By Bill Zaferos, Special to   Published Mar 03, 2009 at 4:16 PM

Your grandparents probably played.

Maybe your parents did, too.

But are you playing sheepshead, Milwaukee's favorite card game?

Also known as schafskopf, sheepshead is like bratwurst, beer, bowling and the Brewers. It's part of Milwaukee's heritage.

Is the game dying?

"It's a game that's usually played in factory lunch rooms and church basements these days," said Dan Burkee, of Wauwatosa.

Burkee, who was recently part of a South Side sheepshead league -- yes, there are still a few sheepshead leagues and tournaments in town -- said, "You looked at who's in the room, and most of the people were in their 70s. There wasn't anybody under 50 there."

Burkee said he has been at family gatherings, "where after dinner someone grabs a cigar box full of change and says, ‘let's start a game.'" But now, he said, "the kids are more interested in video games."

Jerry Stockfisch, a former Milwaukeean now living in Madeira Beach, Fla., said the game might be fading. In any event, Stockfisch believes it's not as large a part of family tradition as it used to be.

"Sheepshead was part of our family culture," he said. "At any family gathering, whether it was a first Communion, a graduation, or somebody returning from military service, the protocol was always the same for the men: Say hi, grab a beer, and head to the sheepshead table."

Like many Milwaukeeans, sheepshead was passed down to Stockfisch from his father, Eddie, who tried to teach him from an early age to master the complexities of the game. Eventually, he got it.

"It wasn't until I was a teenager that I could grasp the math, the strategy and the element of luck," he said. "And then I understood how a tableful of people could hoot and holler and swear and slam cards and laugh hysterically over a few nickels changing hands."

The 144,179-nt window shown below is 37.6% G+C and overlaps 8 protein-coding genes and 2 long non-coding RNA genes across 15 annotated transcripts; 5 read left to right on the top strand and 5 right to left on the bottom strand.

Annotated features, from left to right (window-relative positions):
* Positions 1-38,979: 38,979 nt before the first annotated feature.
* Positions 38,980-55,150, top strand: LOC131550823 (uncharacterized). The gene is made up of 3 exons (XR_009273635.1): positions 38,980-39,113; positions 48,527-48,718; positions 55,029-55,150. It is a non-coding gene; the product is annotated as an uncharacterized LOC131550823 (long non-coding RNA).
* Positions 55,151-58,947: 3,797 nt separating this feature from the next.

The complexities are well-known to anyone who has tried and failed to learn the game. But once most people learn it, they're hooked.

"Every hand is a game in itself, and the excitement is that no hand is ever the same twice," said Robert M. Strupp, a Milwaukeean who wrote "How to Play ‘Winning' 5 Handed Sheepshead," a seminal work on the game self-published in 1980, after several variations that date back to 1970.

Strupp estimates that there are more than 500,000 different possible hands in the game, "and almost every hand is different, depending on the cards and how they are laying, who passed and where you are sitting."

Indeed, sheepshead is a difficult game to learn. Often compared with the game of euchre, sheepshead is played usually for nickels with a 32-card deck (only 7s and up are used) divided among five players with the object to get 61 of 120 points in the deck.

But even in that description, there is a complication. Any player has a chance to pick a two-card blind depending on the strength of their hand and then choose a partner, usually another player with an ace of the same suit that is called by the picker. From that point on, the game is a three-against-two proposition between the picker, his partner, who is often unknown until the "called suit" is played, and the "good guys," or non-pickers. The non-pickers only need to get 60 points to win; the pickers must get 61.

Sheepshead is a trump game, with the queen of clubs as the highest card in the deck. A perfect hand is all four queens and the two black jacks. Known as a "grandma hand," it is rare and cannot be beaten. Points are generated by using trump or higher-ranked cards to pick up "pointers," or cards that are worth points.

Every hand is usually followed by debate, often among players on the same side, over who should have played what card when.

"Sheepshead is a chance to get together with good friends and abuse them," Burkee explained. "Sheepshead is as much a social phenomenon as it is a card game"

Or, as Strupp put it in his book: "You know a new friendship has developed or an old friendship is burning brightly when you are criticized for your approach to the game."

Stockfisch's favorite family sheepshead moment didn't even occur at a card table.
"At my dad's funeral, the immediate family was gathered around the casket, and we had placed some of his favorite objects around him," he said. "His favorite fishing pole was leaning on the casket, and there were some of our favorite photos. A longtime friend of Dad's approached sort of tentatively, like he might be intruding. But when we saw what he was up to, it was smiles all around. He had a deck of cards, and he pulled out the four queens and two black jacks, and arranged them neatly in Dad's folded hands. Dad took the ultimate sheepshead hand with him." 

So is the game dying? Strupp doesn't think so.

"Things run in cycles," Strupp said. "All of a sudden it will catch on again."